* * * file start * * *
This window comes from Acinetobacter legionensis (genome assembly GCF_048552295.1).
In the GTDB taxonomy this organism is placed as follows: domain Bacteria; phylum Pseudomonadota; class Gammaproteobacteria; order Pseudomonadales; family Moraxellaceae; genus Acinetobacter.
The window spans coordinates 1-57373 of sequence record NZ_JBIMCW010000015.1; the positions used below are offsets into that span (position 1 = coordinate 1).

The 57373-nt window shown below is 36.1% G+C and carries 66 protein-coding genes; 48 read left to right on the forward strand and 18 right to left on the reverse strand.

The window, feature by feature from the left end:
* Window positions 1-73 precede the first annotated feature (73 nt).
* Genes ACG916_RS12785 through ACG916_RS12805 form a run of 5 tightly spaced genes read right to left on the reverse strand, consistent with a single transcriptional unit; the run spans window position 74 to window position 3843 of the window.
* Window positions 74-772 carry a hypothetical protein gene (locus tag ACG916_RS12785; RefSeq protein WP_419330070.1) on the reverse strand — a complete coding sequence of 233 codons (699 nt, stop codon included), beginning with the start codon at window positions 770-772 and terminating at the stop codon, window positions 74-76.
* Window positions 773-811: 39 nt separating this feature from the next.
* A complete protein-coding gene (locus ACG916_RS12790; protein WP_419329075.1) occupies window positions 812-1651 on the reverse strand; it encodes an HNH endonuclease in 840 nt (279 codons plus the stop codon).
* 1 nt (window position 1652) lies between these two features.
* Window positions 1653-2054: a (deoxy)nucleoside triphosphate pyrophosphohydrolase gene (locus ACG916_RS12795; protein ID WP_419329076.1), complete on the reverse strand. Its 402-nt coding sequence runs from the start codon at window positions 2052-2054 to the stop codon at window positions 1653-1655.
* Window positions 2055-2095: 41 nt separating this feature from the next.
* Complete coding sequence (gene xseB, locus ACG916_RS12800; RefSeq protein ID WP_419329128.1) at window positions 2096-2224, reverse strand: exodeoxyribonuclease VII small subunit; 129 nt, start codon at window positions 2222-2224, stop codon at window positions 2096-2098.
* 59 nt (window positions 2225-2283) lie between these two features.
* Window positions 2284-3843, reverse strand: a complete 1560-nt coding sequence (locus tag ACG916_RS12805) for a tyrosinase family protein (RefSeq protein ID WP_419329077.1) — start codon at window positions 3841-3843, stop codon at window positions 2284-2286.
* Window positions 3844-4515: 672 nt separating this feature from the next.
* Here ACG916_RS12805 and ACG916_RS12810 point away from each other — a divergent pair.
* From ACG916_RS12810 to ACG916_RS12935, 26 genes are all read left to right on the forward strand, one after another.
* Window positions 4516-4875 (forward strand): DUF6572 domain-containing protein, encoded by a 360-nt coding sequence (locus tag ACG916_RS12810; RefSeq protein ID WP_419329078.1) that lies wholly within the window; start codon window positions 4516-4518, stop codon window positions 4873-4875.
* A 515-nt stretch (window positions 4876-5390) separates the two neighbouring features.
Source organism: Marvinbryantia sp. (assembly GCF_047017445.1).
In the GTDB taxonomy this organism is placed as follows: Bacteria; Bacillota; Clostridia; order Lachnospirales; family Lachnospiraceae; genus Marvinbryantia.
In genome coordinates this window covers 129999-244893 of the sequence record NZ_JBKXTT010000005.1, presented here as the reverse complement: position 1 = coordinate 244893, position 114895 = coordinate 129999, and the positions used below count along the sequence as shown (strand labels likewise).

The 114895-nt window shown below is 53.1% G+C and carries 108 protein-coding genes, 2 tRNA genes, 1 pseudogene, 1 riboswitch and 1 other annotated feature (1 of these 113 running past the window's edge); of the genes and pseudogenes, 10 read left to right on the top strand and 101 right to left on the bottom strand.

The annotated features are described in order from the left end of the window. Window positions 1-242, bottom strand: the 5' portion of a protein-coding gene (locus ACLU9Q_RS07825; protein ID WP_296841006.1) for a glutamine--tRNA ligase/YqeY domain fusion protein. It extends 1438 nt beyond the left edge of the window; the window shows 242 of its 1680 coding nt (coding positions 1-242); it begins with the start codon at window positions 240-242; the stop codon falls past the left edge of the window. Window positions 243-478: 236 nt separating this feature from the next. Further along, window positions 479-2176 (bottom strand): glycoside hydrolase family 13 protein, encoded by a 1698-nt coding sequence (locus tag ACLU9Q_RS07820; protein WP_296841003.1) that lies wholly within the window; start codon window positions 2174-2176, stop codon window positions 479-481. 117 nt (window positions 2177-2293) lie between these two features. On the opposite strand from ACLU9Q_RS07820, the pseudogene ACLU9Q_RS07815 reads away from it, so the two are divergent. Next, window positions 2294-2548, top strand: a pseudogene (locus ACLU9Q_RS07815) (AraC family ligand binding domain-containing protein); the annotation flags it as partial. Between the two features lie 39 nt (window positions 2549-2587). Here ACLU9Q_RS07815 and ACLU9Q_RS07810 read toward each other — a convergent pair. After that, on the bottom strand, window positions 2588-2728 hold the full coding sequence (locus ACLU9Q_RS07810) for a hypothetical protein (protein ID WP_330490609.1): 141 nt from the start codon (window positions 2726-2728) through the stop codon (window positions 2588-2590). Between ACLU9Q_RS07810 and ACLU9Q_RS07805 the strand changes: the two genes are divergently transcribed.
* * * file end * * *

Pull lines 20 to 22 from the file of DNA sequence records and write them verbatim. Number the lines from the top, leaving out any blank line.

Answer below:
* Window positions 4516-4875 (forward strand): DUF6572 domain-containing protein, encoded by a 360-nt coding sequence (locus tag ACG916_RS12810; RefSeq protein ID WP_419329078.1) that lies wholly within the window; start codon window positions 4516-4518, stop codon window positions 4873-4875.
* A 515-nt stretch (window positions 4876-5390) separates the two neighbouring features.
Source organism: Marvinbryantia sp. (assembly GCF_047017445.1).